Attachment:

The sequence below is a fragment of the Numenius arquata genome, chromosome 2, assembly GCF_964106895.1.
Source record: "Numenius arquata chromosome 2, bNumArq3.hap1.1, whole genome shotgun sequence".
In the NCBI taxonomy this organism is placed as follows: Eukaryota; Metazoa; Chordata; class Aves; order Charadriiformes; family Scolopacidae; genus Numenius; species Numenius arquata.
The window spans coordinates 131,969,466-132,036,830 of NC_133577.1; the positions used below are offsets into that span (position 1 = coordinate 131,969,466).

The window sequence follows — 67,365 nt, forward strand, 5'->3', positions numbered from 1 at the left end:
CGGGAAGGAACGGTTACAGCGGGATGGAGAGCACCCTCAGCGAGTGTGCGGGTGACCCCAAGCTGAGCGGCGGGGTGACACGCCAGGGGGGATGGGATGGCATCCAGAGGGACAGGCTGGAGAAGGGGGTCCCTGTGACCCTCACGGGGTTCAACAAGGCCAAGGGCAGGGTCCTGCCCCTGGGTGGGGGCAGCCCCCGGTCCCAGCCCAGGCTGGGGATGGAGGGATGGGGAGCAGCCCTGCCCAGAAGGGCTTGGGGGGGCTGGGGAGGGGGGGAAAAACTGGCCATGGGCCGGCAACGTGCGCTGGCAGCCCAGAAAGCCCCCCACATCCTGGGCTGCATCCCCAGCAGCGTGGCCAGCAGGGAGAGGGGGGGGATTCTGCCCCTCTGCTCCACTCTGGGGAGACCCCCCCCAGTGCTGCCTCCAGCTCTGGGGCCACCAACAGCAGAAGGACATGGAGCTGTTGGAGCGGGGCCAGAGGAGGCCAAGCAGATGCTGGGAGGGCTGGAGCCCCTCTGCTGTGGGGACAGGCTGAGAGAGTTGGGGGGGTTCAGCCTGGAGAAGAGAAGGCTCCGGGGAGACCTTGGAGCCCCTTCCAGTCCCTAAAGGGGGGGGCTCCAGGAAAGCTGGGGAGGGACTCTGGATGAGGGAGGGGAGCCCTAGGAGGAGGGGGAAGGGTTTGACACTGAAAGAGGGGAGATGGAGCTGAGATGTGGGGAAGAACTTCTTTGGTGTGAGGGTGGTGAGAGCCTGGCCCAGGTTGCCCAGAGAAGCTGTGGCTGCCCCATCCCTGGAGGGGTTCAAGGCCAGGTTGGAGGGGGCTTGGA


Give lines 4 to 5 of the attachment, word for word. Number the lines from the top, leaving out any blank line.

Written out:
The window spans coordinates 131,969,466-132,036,830 of NC_133577.1; the positions used below are offsets into that span (position 1 = coordinate 131,969,466).

The window sequence follows — 67,365 nt, forward strand, 5'->3', positions numbered from 1 at the left end: